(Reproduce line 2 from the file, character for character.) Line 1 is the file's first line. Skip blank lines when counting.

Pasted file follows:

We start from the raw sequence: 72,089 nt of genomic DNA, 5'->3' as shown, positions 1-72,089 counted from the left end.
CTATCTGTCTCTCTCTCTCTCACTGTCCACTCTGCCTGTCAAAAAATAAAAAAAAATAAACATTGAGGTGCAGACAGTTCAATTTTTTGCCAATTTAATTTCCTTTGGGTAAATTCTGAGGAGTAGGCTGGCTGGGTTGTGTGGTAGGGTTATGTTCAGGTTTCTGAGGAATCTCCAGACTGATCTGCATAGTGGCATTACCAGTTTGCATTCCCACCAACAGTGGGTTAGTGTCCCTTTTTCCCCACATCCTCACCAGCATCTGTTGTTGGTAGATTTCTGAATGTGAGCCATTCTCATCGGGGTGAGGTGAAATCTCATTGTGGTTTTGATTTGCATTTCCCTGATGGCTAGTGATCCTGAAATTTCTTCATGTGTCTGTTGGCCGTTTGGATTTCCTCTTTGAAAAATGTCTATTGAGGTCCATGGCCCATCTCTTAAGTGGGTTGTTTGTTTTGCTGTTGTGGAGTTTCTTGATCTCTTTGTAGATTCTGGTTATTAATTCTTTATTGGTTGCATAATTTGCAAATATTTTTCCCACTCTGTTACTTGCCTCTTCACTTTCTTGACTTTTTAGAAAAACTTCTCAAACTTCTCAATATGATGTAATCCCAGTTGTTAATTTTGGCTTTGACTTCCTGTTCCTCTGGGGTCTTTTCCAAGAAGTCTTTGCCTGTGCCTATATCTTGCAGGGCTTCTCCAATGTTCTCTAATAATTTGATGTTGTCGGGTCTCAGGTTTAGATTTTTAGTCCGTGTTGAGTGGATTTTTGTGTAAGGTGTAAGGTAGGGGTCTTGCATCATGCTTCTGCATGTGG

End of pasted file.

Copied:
CTATCTGTCTCTCTCTCTCTCACTGTCCACTCTGCCTGTCAAAAAATAAAAAAAAATAAACATTGAGGTGCAGACAGTTCAATTTTTTGCCAATTTAATTTCCTTTGGGTAAATTCTGAGGAGTAGGCTGGCTGGGTTGTGTGGTAGGGTTATGTTCAGGTTTCTGAGGAATCTCCAGACTGATCTGCATAGTGGCATTACCAGTTTGCATTCCCACCAACAGTGGGTTAGTGTCCCTTTTTCCCCACATCCTCACCAGCATCTGTTGTTGGTAGATTTCTGAATGTGAGCCATTCTCATCGGGGTGAGGTGAAATCTCATTGTGGTTTTGATTTGCATTTCCCTGATGGCTAGTGATCCTGAAATTTCTTCATGTGTCTGTTGGCCGTTTGGATTTCCTCTTTGAAAAATGTCTATTGAGGTCCATGGCCCATCTCTTAAGTGGGTTGTTTGTTTTGCTGTTGTGGAGTTTCTTGATCTCTTTGTAGATTCTGGTTATTAATTCTTTATTGGTTGCATAATTTGCAAATATTTTTCCCACTCTGTTACTTGCCTCTTCACTTTCTTGACTTTTTAGAAAAACTTCTCAAACTTCTCAATATGATGTAATCCCAGTTGTTAATTTTGGCTTTGACTTCCTGTTCCTCTGGGGTCTTTTCCAAGAAGTCTTTGCCTGTGCCTATATCTTGCAGGGCTTCTCCAATGTTCTCTAATAATTTGATGTTGTCGGGTCTCAGGTTTAGATTTTTAGTCCGTGTTGAGTGGATTTTTGTGTAAGGTGTAAGGTAGGGGTCTTGCATCATGCTTCTGCATGTGG